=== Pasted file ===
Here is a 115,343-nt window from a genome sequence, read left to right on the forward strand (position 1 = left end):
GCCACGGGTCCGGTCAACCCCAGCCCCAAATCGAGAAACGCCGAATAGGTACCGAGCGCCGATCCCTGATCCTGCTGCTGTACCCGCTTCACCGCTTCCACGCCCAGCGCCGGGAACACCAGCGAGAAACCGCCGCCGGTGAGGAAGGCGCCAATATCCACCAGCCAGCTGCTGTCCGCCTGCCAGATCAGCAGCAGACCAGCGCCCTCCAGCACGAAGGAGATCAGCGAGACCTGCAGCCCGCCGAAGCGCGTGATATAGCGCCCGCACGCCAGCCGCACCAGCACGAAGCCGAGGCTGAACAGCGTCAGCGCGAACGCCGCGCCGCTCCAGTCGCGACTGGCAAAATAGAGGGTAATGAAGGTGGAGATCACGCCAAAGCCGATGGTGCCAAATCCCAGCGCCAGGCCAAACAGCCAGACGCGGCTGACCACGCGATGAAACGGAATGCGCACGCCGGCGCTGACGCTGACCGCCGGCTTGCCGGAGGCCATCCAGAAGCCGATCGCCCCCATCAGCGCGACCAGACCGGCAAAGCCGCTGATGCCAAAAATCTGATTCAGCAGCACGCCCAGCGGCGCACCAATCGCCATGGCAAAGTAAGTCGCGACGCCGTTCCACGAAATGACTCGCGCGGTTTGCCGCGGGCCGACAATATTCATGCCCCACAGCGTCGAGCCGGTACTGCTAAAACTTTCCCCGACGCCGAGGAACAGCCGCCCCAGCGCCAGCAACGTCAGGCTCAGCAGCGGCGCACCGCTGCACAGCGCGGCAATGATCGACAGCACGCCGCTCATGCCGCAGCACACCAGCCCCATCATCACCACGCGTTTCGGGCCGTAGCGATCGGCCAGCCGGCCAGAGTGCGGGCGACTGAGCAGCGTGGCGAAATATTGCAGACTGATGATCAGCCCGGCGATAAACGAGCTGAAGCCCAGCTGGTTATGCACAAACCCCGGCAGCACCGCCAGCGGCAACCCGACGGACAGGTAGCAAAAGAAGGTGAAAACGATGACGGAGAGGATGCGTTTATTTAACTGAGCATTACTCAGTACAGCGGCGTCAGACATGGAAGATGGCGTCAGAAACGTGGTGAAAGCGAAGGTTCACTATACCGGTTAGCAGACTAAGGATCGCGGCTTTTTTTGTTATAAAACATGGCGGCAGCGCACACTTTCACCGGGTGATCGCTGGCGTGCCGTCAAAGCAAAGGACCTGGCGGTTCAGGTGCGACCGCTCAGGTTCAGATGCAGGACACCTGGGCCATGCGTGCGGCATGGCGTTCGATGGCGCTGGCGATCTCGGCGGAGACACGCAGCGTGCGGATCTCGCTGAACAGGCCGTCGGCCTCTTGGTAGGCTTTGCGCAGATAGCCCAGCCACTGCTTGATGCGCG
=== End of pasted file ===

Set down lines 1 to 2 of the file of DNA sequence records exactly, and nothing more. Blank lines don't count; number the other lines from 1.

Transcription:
Here is a 115,343-nt window from a genome sequence, read left to right on the forward strand (position 1 = left end):
GCCACGGGTCCGGTCAACCCCAGCCCCAAATCGAGAAACGCCGAATAGGTACCGAGCGCCGATCCCTGATCCTGCTGCTGTACCCGCTTCACCGCTTCCACGCCCAGCGCCGGGAACACCAGCGAGAAACCGCCGCCGGTGAGGAAGGCGCCAATATCCACCAGCCAGCTGCTGTCCGCCTGCCAGATCAGCAGCAGACCAGCGCCCTCCAGCACGAAGGAGATCAGCGAGACCTGCAGCCCGCCGAAGCGCGTGATATAGCGCCCGCACGCCAGCCGCACCAGCACGAAGCCGAGGCTGAACAGCGTCAGCGCGAACGCCGCGCCGCTCCAGTCGCGACTGGCAAAATAGAGGGTAATGAAGGTGGAGATCACGCCAAAGCCGATGGTGCCAAATCCCAGCGCCAGGCCAAACAGCCAGACGCGGCTGACCACGCGATGAAACGGAATGCGCACGCCGGCGCTGACGCTGACCGCCGGCTTGCCGGAGGCCATCCAGAAGCCGATCGCCCCCATCAGCGCGACCAGACCGGCAAAGCCGCTGATGCCAAAAATCTGATTCAGCAGCACGCCCAGCGGCGCACCAATCGCCATGGCAAAGTAAGTCGCGACGCCGTTCCACGAAATGACTCGCGCGGTTTGCCGCGGGCCGACAATATTCATGCCCCACAGCGTCGAGCCGGTACTGCTAAAACTTTCCCCGACGCCGAGGAACAGCCGCCCCAGCGCCAGCAACGTCAGGCTCAGCAGCGGCGCACCGCTGCACAGCGCGGCAATGATCGACAGCACGCCGCTCATGCCGCAGCACACCAGCCCCATCATCACCACGCGTTTCGGGCCGTAGCGATCGGCCAGCCGGCCAGAGTGCGGGCGACTGAGCAGCGTGGCGAAATATTGCAGACTGATGATCAGCCCGGCGATAAACGAGCTGAAGCCCAGCTGGTTATGCACAAACCCCGGCAGCACCGCCAGCGGCAACCCGACGGACAGGTAGCAAAAGAAGGTGAAAACGATGACGGAGAGGATGCGTTTATTTAACTGAGCATTACTCAGTACAGCGGCGTCAGACATGGAAGATGGCGTCAGAAACGTGGTGAAAGCGAAGGTTCACTATACCGGTTAGCAGACTAAGGATCGCGGCTTTTTTTGTTATAAAACATGGCGGCAGCGCACACTTTCACCGGGTGATCGCTGGCGTGCCGTCAAAGCAAAGGACCTGGCGGTTCAGGTGCGACCGCTCAGGTTCAGATGCAGGACACCTGGGCCATGCGTGCGGCATGGCGTTCGATGGCGCTGGCGATCTCGGCGGAGACACGCAGCGTGCGGATCTCGCTGAACAGGCCGTCGGCCTCTTGGTAGGCTTTGCGCAGATAGCCCAGCCACTGCTTGATGCGCG